A stock quote is often an investor’s “first stop” to quickly check a prospective stock’s price, trading range, dividend, and P/E ratio.
There are many different versions of stock quotes that provide a wide range of information. Since most investors use Google for their stock lookups, I thought I’d use their simple stock quote as an example.
Let’s expand on each of the key items above in more detail:
This provides the full name of the publicly-traded entity.
This shows which exchange the stock is trading on (such as the Nasdaq or New York Stock Exchange). This usually doesn’t matter much, unless it’s trading on over-the-counter (OTC) markets, which are often highly speculative.
This is the shorthand symbol used to identify the stock when looking it up for research or purchase. For stocks the symbol is usually 1–4 letters long, although it can be longer.
This is the most recent price available. If markets are currently open, this price will be either real-time or delayed by 15 minutes. If markets are closed, this is typically the closing price from the most recent day of trading.
This shows how much the price has changed today (if markets are open) or during the most recent day of trading (if markets are closed). This is quoted in dollars and also percent. We believe percent change is a more useful figure, since a dollar change is meaningless without comparing it to the previous closing price of the stock.
For example, a $5 drop in price could mean a company lost 50% of its value (it was a $10 stock) or it could mean there was almost no change in price at all (it was a $10,000 stock).
On the other hand, regardless of the stock’s price, a 5% drop in price is instantly understandable as a pretty strong decline for a single day of trading.
For this reason, I usually think, research, and write in terms of percentage change.
These show the stock’s trading range for the day by providing where it opened, the maximum price it reached, and the minimum price it reached.
These data points are most useful on highly volatile days or to day traders interested in tracking small, intraday price movements. To the average investor looking to buy a stock for weeks, months, or years, the day’s price range is only moderately useful.
Market Cap (or market capitalization)
This is the total value of all the shares of a publicly traded company. Mathematically, it’s the number of shares multiplied by the price per share.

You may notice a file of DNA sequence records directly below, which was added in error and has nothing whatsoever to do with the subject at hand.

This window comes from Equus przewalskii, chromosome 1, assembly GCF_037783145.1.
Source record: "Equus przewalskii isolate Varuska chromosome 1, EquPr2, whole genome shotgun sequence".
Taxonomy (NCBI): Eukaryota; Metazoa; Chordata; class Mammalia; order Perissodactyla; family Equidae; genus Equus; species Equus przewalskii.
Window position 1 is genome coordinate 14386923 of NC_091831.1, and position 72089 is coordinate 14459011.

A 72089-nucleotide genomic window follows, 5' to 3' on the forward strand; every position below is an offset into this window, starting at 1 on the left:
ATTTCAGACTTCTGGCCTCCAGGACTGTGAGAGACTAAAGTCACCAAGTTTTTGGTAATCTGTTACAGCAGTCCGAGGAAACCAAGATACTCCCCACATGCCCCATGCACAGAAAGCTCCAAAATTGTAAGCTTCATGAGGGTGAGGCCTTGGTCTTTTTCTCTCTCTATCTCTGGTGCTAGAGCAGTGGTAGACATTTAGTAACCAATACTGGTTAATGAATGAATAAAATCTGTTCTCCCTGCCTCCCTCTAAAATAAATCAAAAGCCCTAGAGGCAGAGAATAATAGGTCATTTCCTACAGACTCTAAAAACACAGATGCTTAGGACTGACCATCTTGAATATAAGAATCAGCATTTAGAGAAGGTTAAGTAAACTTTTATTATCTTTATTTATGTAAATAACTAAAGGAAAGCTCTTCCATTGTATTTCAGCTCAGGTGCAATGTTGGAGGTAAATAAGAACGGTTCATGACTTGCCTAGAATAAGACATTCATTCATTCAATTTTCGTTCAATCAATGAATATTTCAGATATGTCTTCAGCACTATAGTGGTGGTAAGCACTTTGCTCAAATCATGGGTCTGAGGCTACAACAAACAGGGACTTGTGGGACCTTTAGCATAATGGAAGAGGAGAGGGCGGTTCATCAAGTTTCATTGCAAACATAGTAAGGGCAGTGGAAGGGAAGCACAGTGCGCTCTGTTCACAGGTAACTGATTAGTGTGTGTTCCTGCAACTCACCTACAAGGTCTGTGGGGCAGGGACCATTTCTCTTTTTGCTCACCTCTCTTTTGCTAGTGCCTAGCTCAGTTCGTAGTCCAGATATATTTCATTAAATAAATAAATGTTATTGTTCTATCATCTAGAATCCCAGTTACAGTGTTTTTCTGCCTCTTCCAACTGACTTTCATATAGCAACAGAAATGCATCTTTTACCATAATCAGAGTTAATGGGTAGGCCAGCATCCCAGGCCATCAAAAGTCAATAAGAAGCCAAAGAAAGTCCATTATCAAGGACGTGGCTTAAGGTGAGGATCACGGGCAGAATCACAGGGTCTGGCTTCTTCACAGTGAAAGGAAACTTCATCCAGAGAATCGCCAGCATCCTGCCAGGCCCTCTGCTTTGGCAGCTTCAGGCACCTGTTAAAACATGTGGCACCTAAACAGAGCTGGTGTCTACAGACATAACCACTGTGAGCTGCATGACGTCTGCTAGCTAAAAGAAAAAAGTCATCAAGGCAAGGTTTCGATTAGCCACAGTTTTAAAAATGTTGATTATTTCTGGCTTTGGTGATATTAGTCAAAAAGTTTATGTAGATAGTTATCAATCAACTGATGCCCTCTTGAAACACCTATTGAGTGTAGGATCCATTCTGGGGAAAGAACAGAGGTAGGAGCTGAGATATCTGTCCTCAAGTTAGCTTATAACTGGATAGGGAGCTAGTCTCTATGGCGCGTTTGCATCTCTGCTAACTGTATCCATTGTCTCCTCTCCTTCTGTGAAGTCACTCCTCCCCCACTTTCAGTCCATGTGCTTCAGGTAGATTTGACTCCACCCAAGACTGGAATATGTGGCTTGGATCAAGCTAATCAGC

When investors talk about “market caps” they’re simply discussing how big a company is.
Here’s a quick guide to what size company each value range maps to:
$0M — $50M | Nano Cap
$50M — $300M | Micro Cap
$300M — $2B | Small Cap
$2B — $10B | Mid Cap
$10B — $300B | Large Cap
$300B and above | Mega Cap
Most people simply call big companies “large-cap stocks,” mid-size companies “mid-cap stocks”, and small companies “small-cap stocks.” People typically don’t get as specific as “nano-cap” or “mega-cap.”
This is one of the most popular value metrics that investors use to try and determine if a stock is cheap or expensive. It represents the price of one share divided by the earnings per share for the last 12 months.
Another way it is commonly referenced is as the “earnings multiple,” which simply measures how many times the last 12 months earnings per share the stock is trading for. It’s the same figure as price-earnings (or P/E) ratio.
A lower number suggests a cheaper stock, since the price is relatively closer to the last 12 months earnings per share. A higher number suggests a more expensive stock, since an investor would have to pay many multiples of the last 12 months earnings per share to buy the stock.
While price-earnings ratio is the most classic valuation metric, it’s far from the best. For several reasons, it has limited ability to predict whether a stock is truly undervalued or overvalued.
This is a measure of how much return the dividend will provide, relative to the current stock price. It divides the next 12 months of dividend income by the current share price.
It answers the question, “How much dividend income will I collect in a year compared to how much it costs to buy a single share of stock?”
While a higher yield usually equates to more dividend income, it can sometimes also mean lower stock price gains or a high dividend payout, which is unsustainable.
We’ll explain how to find the best dividend stocks in our upcoming lesson.
This is the final closing price from the most recent day of trading. From Tuesday to Friday, this is usually the previous calendar day. On Monday, it’s usually last Friday’s closing price.
However, holidays and other events can sometimes result in several days since the stock has last traded.
But in general, the previous close gives you a sense of how investors valued the company during its last trading session.
52-Week High and 52-Week Low
These are the highest and lowest prices the stock has traded at in the trailing year (52 weeks). This can be useful to get a sense of how close the stock currently is to setting new lows or breaking new highs for the year.
For example, a stock with a 52-week high of $100 and a 52-week low of $50 that’s currently trading at $51 is clearly scraping bottom after a massive sell-off.
And vice versa: a stock currently trading at $99.75 with a 52-week low of $40 and a 52-week high of $100 is currently riding a massive rally to new heights.
Summary: How to Read a Stock Quote
I hope this quick overview on how to read a stock quote has been helpful.
While there are many more complex metrics you can use to decide if you should buy a stock, the stock quote is usually a good place to start.
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